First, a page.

Thursday, 12 September 2013

Thinking like an economist ... about grocery stores

In a recent blog post, my Friedman School colleague Will Masters considers the differences in the economic incentives that manufacturers, restaurants, and supermarkets face when it comes to selling healthier food:
Today’s New York Times has a terrific news story about this frontier of research by their reporter Michael Moss. Moss just released a lively new book about how food manufacturers raise the levels of salt, sugar, fat and other ingredients in processed foods far beyond what you’d add in your own kitchen, while research at Tufts and elsewhere has shown similar problems in restaurant food. In contrast, grocery stores sell a lot of fruits, vegetables and other relatively healthy stuff, generally around the perimeter of the store. So, in the choice between processed foods, restaurant foods, and plain old groceries, what determines how consumers’ spend their hard-earned money?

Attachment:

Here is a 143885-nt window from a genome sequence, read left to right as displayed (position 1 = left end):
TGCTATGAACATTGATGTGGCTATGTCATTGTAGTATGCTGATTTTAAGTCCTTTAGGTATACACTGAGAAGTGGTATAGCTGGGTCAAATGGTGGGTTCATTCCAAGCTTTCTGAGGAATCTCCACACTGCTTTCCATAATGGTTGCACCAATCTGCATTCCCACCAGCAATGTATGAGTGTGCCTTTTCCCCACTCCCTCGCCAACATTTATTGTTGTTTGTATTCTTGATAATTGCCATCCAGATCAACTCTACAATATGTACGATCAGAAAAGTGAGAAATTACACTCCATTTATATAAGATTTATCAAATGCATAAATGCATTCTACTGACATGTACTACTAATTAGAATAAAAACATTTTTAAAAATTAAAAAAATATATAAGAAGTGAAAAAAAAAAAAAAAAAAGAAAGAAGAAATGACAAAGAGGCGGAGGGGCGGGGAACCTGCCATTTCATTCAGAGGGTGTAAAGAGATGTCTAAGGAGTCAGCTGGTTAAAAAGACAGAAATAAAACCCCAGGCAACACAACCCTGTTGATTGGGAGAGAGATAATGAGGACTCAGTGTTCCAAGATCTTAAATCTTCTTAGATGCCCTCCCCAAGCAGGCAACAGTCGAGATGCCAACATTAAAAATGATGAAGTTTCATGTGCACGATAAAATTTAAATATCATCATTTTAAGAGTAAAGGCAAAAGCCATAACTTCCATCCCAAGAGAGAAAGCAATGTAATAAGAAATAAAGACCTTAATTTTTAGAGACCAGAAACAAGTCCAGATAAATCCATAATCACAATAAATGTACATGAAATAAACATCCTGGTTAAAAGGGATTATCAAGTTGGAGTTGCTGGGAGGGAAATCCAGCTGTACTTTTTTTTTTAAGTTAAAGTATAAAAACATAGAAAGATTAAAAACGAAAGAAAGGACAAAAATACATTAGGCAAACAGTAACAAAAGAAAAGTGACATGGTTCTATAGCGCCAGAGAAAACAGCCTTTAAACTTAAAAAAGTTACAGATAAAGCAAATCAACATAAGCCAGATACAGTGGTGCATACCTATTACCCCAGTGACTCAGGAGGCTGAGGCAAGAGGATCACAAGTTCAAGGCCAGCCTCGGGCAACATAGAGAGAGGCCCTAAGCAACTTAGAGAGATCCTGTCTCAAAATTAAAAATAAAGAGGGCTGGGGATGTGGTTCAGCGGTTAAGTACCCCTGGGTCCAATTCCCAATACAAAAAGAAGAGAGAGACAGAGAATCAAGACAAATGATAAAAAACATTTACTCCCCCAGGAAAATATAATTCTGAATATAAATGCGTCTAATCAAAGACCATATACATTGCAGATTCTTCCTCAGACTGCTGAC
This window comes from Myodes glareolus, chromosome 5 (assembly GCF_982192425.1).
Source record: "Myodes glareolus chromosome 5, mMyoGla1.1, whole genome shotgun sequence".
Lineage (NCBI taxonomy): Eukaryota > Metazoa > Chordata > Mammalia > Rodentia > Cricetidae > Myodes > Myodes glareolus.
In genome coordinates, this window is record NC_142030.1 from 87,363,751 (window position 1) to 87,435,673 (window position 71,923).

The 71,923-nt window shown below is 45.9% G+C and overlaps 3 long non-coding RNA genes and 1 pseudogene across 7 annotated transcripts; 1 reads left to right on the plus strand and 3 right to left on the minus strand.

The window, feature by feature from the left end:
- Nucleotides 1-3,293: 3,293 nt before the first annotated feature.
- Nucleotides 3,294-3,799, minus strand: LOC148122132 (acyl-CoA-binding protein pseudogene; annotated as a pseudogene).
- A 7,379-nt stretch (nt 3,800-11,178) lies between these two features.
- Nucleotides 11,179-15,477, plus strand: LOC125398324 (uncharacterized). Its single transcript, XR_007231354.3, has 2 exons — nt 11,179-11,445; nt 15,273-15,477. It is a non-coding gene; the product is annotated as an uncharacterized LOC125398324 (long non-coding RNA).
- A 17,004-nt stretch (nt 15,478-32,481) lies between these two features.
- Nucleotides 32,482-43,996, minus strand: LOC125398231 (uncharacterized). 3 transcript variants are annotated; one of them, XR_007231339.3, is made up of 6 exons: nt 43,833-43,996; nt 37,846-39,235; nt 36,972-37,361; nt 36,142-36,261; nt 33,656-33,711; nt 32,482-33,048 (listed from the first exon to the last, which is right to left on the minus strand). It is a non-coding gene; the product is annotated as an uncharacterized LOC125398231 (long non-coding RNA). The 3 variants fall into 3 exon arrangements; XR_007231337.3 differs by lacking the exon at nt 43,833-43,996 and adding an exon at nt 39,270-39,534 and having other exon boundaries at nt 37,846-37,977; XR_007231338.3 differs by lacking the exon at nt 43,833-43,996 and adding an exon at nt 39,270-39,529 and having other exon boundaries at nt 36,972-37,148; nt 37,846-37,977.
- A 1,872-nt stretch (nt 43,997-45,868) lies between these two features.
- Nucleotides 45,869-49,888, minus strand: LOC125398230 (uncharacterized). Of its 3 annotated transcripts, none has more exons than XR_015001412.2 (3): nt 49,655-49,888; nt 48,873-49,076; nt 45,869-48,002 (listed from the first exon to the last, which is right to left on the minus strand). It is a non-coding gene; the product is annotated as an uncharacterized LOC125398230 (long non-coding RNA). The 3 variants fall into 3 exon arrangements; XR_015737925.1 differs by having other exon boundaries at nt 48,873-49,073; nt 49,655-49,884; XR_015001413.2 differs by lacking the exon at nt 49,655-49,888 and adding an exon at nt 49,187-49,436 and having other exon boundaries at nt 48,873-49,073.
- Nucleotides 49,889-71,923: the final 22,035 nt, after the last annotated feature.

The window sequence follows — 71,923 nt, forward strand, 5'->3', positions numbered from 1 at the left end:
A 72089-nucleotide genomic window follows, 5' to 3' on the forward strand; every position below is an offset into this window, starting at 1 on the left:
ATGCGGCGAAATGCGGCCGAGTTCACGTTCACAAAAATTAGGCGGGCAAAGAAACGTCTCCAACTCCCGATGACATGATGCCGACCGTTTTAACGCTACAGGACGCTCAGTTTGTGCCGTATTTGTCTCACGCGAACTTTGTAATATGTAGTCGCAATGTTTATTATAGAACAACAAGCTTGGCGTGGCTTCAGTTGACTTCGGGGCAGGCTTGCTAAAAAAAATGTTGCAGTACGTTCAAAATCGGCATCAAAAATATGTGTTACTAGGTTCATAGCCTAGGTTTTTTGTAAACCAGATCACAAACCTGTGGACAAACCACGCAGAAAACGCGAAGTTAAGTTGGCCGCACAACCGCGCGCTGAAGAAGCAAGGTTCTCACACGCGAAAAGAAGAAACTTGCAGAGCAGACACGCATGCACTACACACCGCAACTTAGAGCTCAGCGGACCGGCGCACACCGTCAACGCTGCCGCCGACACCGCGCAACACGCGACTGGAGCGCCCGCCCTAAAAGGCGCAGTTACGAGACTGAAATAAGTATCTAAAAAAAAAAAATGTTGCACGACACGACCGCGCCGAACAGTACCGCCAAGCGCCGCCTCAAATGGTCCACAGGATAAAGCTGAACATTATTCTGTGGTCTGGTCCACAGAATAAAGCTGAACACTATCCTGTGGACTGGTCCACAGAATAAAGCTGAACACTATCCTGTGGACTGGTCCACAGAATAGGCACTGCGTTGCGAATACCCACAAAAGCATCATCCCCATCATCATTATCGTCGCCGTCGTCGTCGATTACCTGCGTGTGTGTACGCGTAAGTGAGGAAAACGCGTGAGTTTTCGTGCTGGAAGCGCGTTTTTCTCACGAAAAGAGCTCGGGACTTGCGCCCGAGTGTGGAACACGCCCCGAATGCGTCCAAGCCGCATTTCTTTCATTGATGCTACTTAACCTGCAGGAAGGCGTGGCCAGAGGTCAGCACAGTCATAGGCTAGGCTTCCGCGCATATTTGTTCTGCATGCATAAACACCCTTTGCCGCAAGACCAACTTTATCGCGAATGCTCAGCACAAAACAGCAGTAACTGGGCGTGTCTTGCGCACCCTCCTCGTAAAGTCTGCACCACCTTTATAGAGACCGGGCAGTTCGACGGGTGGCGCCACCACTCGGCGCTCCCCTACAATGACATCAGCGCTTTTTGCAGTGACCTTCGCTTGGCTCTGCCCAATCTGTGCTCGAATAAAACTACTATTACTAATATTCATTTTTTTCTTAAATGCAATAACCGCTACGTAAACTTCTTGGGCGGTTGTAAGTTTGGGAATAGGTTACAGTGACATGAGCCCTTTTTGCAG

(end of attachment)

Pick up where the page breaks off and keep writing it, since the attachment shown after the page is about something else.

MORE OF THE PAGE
Part of the answer is advertising.  I imagine other key factors are consumer tastes, demand for convenience, prices, and overall health orientation. The comments to Will's post are interesting.

Will, incidentally, this year won the prestigious Bruce Gardner Memorial Prize for Applied Policy Analysis from the Agricultural and Applied Economics Association (AAEA).

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